Anti-Libertarian Philosophers Warned: Undermining Nozick Doesn't Mean Undermining Libertarianism

Political philosopher Matt “Bleeding Heart
” Zwolinski, writing at 3 a.m.
, tells his colleagues in that field that they
can’t think of themselves as having disposed of libertarianism if
they think they’ve disposed of Robert Nozick’s particular arguments
for it.

To the likely surprise of some who think of the bleeding-hearts
as squishes when it comes to hardcore libertarianism, Zwolinski
even had kind words for aspects of the “taxation is theft”

Choice excerpts:

Libertarians recognize that their favored political and economic
institutions are social constructs. But to note that an institution
is a social contract is not the same as showing that it
is arbitrary. As libertarians like John Hasnas have
pointed out, institutions of private property and free exchange
have evolved repeatedly throughout history as an effective means of
resolving social conflict in a world of scarce resources and
limited benevolence. Property rights give individuals and groups a
kind of jurisdiction in which they can pursue their own goals and
values without first seeking the approval of any political
superior. Market prices emerge even when state authorities actively
attempt to stamp them out because the information and incentives
they convey play an essential
 in social coordination and cooperation….

…..Actual governments, like actual businesses, are run by
human beings with imperfect knowledge, imperfect rationality, and
sometimes impure motives. But unlike businesses, who make their
mistakes on a decentralized scale with their own money, and who
face the constant discipline of a system of profit and loss,
government plays its game on a grand scale, and with other people’s
resources. Rent-seeking and
cronyism are thus not temporary problems that we have only because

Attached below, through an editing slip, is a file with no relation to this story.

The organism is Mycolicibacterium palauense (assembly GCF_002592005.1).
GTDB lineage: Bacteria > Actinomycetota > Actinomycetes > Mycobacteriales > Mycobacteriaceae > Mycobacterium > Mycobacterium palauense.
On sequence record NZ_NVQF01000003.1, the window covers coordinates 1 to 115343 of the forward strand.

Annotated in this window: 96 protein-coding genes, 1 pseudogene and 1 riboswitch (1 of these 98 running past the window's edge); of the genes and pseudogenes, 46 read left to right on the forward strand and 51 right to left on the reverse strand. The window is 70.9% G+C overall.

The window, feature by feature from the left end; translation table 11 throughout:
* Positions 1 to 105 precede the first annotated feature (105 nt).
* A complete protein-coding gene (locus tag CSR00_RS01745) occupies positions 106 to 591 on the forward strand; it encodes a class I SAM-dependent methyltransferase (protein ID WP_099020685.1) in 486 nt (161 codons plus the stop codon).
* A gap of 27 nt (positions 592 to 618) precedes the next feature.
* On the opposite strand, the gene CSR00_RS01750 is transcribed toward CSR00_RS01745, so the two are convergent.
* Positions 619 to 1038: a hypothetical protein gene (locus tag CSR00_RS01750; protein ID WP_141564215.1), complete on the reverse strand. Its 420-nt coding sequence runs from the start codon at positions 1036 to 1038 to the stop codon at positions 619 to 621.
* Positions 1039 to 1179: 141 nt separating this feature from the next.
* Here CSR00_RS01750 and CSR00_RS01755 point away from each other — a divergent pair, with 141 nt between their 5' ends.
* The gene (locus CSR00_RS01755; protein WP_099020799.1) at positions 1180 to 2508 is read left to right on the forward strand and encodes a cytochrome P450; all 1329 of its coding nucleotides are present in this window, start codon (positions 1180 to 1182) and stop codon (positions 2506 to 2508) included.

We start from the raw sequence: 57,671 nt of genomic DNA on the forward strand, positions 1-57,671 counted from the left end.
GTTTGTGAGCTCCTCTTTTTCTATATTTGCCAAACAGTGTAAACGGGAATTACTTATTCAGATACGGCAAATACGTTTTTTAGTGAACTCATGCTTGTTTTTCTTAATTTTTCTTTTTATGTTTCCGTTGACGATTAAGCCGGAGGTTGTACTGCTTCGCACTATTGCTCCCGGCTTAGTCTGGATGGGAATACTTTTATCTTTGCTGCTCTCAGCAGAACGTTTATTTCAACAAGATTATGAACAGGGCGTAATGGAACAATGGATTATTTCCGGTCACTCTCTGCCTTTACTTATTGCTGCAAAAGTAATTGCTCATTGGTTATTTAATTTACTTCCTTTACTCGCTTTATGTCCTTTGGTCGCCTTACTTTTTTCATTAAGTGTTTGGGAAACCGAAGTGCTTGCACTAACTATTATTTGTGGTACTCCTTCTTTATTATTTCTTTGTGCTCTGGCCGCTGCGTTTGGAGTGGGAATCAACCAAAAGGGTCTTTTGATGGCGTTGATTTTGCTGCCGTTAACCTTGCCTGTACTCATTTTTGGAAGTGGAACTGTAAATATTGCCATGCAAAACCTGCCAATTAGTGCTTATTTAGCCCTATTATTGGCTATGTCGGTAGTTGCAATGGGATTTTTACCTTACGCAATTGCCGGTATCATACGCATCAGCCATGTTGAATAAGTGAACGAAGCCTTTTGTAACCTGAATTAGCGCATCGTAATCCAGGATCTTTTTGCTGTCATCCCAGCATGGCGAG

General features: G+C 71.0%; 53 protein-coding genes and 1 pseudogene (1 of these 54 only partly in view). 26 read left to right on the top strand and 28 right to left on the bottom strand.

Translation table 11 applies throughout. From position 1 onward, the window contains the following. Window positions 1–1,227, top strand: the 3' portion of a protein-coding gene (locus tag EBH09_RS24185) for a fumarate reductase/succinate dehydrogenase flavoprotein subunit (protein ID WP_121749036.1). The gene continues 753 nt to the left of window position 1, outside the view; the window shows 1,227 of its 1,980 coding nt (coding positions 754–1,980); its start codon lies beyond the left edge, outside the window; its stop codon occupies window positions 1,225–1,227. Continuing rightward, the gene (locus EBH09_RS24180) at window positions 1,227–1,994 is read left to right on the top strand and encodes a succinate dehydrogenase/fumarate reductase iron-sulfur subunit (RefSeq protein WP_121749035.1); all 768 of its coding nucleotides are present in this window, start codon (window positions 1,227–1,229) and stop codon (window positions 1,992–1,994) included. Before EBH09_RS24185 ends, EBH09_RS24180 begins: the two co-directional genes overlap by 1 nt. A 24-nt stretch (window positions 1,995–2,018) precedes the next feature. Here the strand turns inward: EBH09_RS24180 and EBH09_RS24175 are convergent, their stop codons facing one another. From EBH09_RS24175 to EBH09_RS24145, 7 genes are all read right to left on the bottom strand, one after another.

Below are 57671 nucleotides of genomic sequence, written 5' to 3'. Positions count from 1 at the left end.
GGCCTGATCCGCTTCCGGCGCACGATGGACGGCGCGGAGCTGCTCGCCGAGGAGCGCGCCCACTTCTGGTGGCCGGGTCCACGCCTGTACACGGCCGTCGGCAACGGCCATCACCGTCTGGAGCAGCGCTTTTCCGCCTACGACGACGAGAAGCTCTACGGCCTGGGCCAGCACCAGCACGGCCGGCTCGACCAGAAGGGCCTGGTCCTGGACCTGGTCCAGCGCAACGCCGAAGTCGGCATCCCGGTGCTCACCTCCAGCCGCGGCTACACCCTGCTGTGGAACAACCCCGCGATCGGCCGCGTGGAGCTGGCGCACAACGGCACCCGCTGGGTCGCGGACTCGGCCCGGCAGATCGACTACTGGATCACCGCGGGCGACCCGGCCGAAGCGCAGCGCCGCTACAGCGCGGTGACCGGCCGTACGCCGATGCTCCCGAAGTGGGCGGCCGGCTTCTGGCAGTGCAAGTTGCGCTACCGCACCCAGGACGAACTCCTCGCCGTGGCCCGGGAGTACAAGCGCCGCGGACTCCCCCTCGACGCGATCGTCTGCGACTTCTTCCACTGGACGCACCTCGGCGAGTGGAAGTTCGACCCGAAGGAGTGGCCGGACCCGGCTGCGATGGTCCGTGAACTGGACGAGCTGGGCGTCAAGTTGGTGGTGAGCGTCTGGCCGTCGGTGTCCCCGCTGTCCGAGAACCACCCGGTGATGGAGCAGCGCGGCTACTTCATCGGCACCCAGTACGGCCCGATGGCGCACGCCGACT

the wrong people, or the wrong party, hold office. They are deep,
structural problems with politics….

…..Some libertarians think that morality imposes an absolute
prohibition on interfering with the persons or property of others,
no matter how minor the infringement, and no matter how great the
benefits to be gained from it. I have argued elsewhere that this
position is implausible. But even if it is, it does not follow that
coercive interference with the persons or possessions of others is
morally trivial. Common sense morality supports the belief that
coercion is a serious prima facie wrong: one that can sometimes be
justified, but only in special circumstances and by very weighty
considerations. Why, then, should we be any less critical of the
kinds of coercion that governments employ? What governments call
“taxation,” most of us would call “theft” if it were done by
private individuals – even if it were done to support a very good
cause like providing for the common defense… confident
should we be that the coercion government currently employs is
truly necessary for the interests of the public, and not the
interests of the state itself or its cronies?

The libertarian vision of a society is one of free and
responsible individuals, cooperating on their own terms for
purposes of mutual benefit. It is a vision that draws its support
from a wide variety of moral and empirical beliefs with deep roots
in the public political culture. And it is one that contemporary
critics of the market would do well to take much more

on bleeding-heart libertarians

from Hit & Run

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